More on the currency wars and negative real rates

If the Chinese are serious about their anti-US rhetoric, they will have to do a lot more on the currency front. First and foremost, they need to move more aggressively to a basket peg that allows bilateral Yuan currency rates to move as the relative value of currencies in the basket move. Pegging to a basket that included currencies like the British Pound, the Euro, the Japanese Yen, the Brazilian real, or the South Korean Won would instantly get rid of the excessive exposure to the US dollar. Beyond that allowing the currency to appreciate faster or to float would be the next most logical moves.

Just because the Yuan floats doesn’t mean there would be no trade surplus. The euro floats and the Germans have a trade surplus with the US. The Japanese yen floats and the Japanese have a trade surplus as well. In the end, the US is still the world’s reserve currency and every nation is looking to accumulate US dollar reserves. For that reason, there really is no way around exposure to the US dollar. However, if China wants to dump dollars, it should stop the chatter and put its money where its mouth is: Revalue faster or float; everything else is just hot air.

  1. James T. says

    I do believe there are more possibilities, than the ones you provide, what if China where to simply increase it´s strategy reserves of raw materials and it´s gold holdings as a first step of diversification, prior to revaluation. Whilst the total supply/demand of dollars would obviously remain the same, hence not changing the equation of US solvency in dollar terms, how would “solvency” work out in energy terms under such a scenario, given, that supplies(total/currently deliverable) of i.e. oil are limited and Europe is roughly twice as energy efficient as the US?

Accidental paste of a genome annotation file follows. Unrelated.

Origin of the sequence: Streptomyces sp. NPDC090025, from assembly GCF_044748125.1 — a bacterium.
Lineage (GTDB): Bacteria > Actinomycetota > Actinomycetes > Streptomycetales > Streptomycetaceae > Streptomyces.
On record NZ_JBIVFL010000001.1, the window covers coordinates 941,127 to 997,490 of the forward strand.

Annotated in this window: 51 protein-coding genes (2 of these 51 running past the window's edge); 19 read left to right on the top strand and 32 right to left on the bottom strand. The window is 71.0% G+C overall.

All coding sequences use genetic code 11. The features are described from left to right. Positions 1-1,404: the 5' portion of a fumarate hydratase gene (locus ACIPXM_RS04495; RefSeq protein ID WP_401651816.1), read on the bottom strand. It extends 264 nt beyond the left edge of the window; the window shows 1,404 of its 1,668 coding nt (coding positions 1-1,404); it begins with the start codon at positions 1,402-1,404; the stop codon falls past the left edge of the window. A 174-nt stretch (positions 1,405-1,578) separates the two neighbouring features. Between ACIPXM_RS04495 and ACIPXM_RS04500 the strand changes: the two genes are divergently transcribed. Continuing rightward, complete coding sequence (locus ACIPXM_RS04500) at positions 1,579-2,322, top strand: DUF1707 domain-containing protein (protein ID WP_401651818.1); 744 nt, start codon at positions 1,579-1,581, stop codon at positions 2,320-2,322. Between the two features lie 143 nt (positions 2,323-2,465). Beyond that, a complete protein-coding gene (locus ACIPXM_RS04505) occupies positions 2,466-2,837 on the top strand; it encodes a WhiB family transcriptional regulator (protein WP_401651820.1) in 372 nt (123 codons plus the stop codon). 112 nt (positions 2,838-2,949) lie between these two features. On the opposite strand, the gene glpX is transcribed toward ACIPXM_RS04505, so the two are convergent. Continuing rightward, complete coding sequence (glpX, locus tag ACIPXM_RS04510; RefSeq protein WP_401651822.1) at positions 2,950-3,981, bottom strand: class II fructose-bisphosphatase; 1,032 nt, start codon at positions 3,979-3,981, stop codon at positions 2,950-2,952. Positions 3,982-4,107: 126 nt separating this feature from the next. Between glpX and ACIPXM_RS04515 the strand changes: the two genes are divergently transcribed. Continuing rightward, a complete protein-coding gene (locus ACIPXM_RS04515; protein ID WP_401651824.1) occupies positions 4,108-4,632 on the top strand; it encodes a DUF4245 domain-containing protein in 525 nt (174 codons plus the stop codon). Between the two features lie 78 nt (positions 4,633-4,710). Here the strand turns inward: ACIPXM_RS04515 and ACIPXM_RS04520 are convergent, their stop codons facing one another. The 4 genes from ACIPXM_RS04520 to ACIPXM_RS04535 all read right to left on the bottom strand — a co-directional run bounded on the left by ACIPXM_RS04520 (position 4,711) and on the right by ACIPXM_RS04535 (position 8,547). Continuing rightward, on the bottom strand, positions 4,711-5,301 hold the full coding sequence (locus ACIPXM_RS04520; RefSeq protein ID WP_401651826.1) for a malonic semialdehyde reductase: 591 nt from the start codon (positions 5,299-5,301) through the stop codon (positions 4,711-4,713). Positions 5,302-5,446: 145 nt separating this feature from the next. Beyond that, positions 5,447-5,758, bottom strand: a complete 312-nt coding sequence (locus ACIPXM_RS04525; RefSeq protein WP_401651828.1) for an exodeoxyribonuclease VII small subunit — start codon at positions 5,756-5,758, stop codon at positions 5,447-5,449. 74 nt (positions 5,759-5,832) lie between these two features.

2. Gordon T says

    I would tend to agree with the prior comment, you are seem to be basing your assumptions on official Chinese statistics. Looking at regular growth rates of ~10%+/pa (regularily, for a period going on 2 decades) on the one hand and the current bicering about 2 or 3% more or less in deficit reduction and how to finance it, one does get the impression that one side is playing chess whilst the other party is playing checkers at best.

  3. Tom Hickey says

    This is not about the fiscal deficit but the CAD. If China wants to continue to net export to the US in the amount that it is now doing and does not wish to save or invest in dollars, then unless someone else ? picks up the slack in the KAS, their share of the US will necessarily shrink. They have to decide which is more important to them, net exporting to the US and saving in dollars for the KAS offset, or not. Their choice. But as long as they are running an export economy it is not really a choice unless they can find other customers in whose currencies they wish to save.

    1. Edward Harrison says

      Agree with you 100% there, Tom.

Comments are closed.